Sultanahmet, Istanbul, Turkey
Museum of Turkish and Islamic Arts
2536: Safar 893 (January–February 1488); 2537: Safar 899 (November–December 1493)
Height: 92 cm, width 36 cm, length 123 cm
Probably Aleppo, Syria.
No. 2536 is a covered cenotaph in the shape of a rectangular prism. The marble is carved in relief. The side panels, the cover, and tombstones at either end were prepared individually, and then assembled by slotting them together along open grooves.
The tombstone panels at either end of the cenotaph are crowned with large palmette-leaf motifs and have columns on both sides. The bodies of the columns are decorated with mihrab-niches with muqarnas hoods, while their tops end in grooved knobs. The front and back faces of the palmette leaves are filled with vegetal compositions with palmette motifs, carved in shallow relief. The tombstone has a four-line inscription in thuluth-style calligraphy which begins at the bottom of the palmette motif and terminates with another palmette-leaf motif at its lower end. The lower edges of the tombstone are shaped like grooved colonnettes with zigzag motifs. The cenotaph's side-faces feature an Arabic inscription in thuluth-style calligraphy framed in cartouches with rectangular lotus-and-palmette borders. On the bevelled side-borders of the cenotaph cover is a frieze consisting of a series of palmettes. On top of the cover, a motif of a lamp with a body in the shape of a six-lobed medallion is shown as if hanging from a chain. This motif is used quite frequently in Anatolian gravestones, symbolically representing the illumination of the deceased person's path to God.
According to the inscription, the cenotaph belongs to the wife of özdemir, the governor of Aleppo. She died in Safar 893 / AD January–February 1488.
No. 2537: The material, shape and details of ornament, except for some very small differences of surface decoration, are similar to those of cenotaph no. 2536.
The cover-slab of this cenotaph is decorated with a geometric network filled with split-palmette motifs as well as a water-reservoir to collect rainwater, from which birds can take a drink, in the form of a lobed rosette. The inscription says that the cenotaph belongs to the governor of Aleppo, özdemir, who died in Safar 899 (AD November–December 1493).
These two marble cenotaphs belonged to the Mamluk governor of Aleppo, Özdemir, and his wife according to their inscriptions. They were brought from the mausoleum of Özdemir at Ansariyya near Aleppo and stand out with their rich geometric and floral decoration.
No. 2536 belonged to the wife of Özdemir, the governor of Aleppo; no. 2537 belonged to Özdemir, the governor of Aleppo
The inscriptions on the cenotaphs give the dates when both özdemir and his wife died. In addition, Herzfeld (1956) documents that according to the inscription on özdemir's tomb, it was completed by an architect named Yusuf ibn al-Kamal in Rabi' I 893 (February–March 1488).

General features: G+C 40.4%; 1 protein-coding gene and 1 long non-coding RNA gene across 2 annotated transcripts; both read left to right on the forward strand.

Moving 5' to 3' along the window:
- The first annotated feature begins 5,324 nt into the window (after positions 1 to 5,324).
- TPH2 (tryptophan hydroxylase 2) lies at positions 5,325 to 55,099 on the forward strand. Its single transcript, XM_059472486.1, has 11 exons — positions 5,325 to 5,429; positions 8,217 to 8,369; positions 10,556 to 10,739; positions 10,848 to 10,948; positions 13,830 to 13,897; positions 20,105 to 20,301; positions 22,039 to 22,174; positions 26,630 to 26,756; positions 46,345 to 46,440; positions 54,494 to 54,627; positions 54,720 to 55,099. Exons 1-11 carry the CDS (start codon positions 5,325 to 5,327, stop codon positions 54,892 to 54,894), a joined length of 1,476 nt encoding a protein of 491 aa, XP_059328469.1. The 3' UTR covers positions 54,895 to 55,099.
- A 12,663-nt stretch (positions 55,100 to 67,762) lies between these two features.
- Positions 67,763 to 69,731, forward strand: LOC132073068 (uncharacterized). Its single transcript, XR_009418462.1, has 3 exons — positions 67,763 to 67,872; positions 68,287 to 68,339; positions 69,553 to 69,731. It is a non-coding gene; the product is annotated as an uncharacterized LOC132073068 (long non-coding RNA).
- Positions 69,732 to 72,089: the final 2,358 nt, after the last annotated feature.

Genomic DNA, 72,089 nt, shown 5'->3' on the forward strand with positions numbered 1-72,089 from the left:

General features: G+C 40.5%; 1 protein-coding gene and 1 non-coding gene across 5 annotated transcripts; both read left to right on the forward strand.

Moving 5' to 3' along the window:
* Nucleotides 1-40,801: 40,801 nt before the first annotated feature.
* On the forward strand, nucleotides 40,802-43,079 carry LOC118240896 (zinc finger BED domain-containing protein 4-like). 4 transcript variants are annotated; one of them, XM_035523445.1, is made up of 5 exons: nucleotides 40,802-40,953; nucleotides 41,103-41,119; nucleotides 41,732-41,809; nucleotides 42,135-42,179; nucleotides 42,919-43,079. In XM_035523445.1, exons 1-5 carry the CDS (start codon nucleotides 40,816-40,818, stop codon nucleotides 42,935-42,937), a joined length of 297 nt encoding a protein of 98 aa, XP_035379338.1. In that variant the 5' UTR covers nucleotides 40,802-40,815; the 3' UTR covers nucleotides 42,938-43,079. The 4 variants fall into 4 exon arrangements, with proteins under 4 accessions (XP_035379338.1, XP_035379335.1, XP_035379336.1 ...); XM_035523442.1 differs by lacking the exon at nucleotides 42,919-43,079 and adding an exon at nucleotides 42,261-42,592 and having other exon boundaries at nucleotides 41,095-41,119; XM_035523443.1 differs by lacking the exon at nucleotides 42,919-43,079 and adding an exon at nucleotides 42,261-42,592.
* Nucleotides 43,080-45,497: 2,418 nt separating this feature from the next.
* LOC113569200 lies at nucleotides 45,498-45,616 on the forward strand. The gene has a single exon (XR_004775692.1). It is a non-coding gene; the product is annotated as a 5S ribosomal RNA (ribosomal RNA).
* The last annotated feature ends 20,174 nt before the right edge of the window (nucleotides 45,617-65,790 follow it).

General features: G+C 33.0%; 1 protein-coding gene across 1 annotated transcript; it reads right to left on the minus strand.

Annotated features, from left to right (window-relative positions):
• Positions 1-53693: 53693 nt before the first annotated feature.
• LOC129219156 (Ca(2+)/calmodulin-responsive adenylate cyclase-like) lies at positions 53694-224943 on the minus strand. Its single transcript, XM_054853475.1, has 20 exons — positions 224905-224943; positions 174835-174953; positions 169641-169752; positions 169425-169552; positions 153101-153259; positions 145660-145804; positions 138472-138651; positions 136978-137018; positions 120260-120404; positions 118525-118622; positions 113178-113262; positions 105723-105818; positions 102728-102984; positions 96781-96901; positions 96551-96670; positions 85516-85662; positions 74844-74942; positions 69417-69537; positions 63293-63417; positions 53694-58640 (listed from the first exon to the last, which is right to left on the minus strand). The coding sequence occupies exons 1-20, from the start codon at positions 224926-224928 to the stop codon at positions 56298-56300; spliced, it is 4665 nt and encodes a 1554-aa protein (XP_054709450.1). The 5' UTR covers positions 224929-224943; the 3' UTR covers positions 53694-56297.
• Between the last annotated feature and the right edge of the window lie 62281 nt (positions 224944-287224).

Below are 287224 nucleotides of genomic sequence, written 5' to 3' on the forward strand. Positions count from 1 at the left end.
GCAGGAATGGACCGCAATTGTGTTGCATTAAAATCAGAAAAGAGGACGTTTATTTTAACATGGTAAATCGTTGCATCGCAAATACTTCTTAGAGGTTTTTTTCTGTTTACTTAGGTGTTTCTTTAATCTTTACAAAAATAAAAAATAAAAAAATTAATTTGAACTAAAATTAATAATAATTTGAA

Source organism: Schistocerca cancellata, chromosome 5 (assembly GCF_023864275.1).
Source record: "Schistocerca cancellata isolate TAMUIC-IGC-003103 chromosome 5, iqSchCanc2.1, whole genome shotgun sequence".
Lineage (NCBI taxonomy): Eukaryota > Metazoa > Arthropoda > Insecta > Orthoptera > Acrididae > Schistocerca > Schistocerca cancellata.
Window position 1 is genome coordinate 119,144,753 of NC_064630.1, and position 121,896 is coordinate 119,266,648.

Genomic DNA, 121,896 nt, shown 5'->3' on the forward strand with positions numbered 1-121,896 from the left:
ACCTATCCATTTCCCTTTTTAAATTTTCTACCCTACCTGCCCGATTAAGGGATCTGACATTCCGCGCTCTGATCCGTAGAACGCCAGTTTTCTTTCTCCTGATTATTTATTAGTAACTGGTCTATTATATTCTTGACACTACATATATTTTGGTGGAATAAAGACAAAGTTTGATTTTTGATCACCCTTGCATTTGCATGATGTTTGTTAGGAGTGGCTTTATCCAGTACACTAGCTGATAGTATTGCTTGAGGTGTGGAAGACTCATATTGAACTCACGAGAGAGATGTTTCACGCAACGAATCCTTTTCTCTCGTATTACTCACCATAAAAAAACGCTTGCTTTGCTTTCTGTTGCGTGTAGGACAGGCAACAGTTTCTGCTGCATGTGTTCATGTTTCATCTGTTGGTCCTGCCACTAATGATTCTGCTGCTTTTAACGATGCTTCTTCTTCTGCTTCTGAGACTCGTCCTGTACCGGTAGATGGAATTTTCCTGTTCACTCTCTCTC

The cenotaphs were transferred from özdemir's tomb at al-Ansariyya in the suburbs of Aleppo to the Tiled Pavilion (çinili Köşk), Istanbul, in 1907, as part of the initiative to collect artworks from across the empire. The objects were transferred to the Museum in 1941.
According to inventory documents, the cenotaphs were taken from özdemir's tomb in Ansariyya, near Aleppo in and brought to the Museum. For this reason it is probable that they were made in Aleppo or its vicinity.
Ogan, A. and Kühnel, E., İstanbul Arkeoloji Müzelerindeki Şaheserler, Vol. III çinili Köşk'teki Türk ve İslam Eserleri, Berlin-Leipzig, 1938, p.10.
ölçer, N. et al, Museum of Turkish and Islamic Art, Istanbul, 2002, pp.172–5.
Herzfeld, E., Matériaux pour un Corpus Inscriptionum Arabicarum, Deuxieme partie, Syrie du Nord. Inscriptions et monuments d'Alep, Tome 1 Vol. 2, Cairo, 1956, pp.387–91 (studies the tomb of özdemir and a similar cenotaph belonging to another wife of özdemir, who also died in Safar 893 / Jan-Feb 1488).
Gönül Tekeli "Marble cenotaphs" in Discover Islamic Art, Museum With No Frontiers, 2017. http://www.discoverislamicart.org/database_item.php?id=object;ISL;tr;Mus01;24;en
Prepared by: Gönül Tekeli
Translation by: Barry WoodBarry Wood
Barry Wood is Curator (Islamic Gallery Project) in the Asian Department of the Victoria and Albert Museum in London. He studied history of art at Johns Hopkins University and history of Islamic art and architecture at Harvard University, from where he obtained his Ph.D. in 2002. He has taught at Harvard, Eastern Mediterranean University, the School of Oriental and African Studies, and the Courtauld Institute of Art. He has also worked at the Harvard University Art Museums and the Walters Art Museum in Baltimore. He has published on topics ranging from Persian manuscripts to the history of exhibitions., İnci Türkoğluİnci Türkoğlu
İnci Türkoğlu has been working as a tourist guide and freelance consultant in tourism and publishing since 1993. She was born in Alaşehir, Turkey, in 1967. She graduated from the English Department of Bornova Anatolian High School in 1985 and lived in the USA for a year as an exchange student. She graduated from the Department of Electronic Engineering of the Faculty of Architecture and Engineering, Dokuz Eylül University, Izmir, and the professional tourist guide courses of the Ministry of Tourism in 1991. She worked as an engineer for a while. She graduated from the Department of Art History, Faculty of Letters, Ege University, Izmir, in 1997 with an undergraduate thesis entitled “Byzantine House Architecture in Western Anatolia”. She completed her Master's at the Byzantine Art branch of the same department in 2001 with a thesis entitled “Synagogue Architecture in Turkey from Antiquity to the Present”. She has published on art history and tourism.
Translation copyedited by: Mandi Gomez
MWNF Working Number: TR 43
Islamic Dynasties / Period
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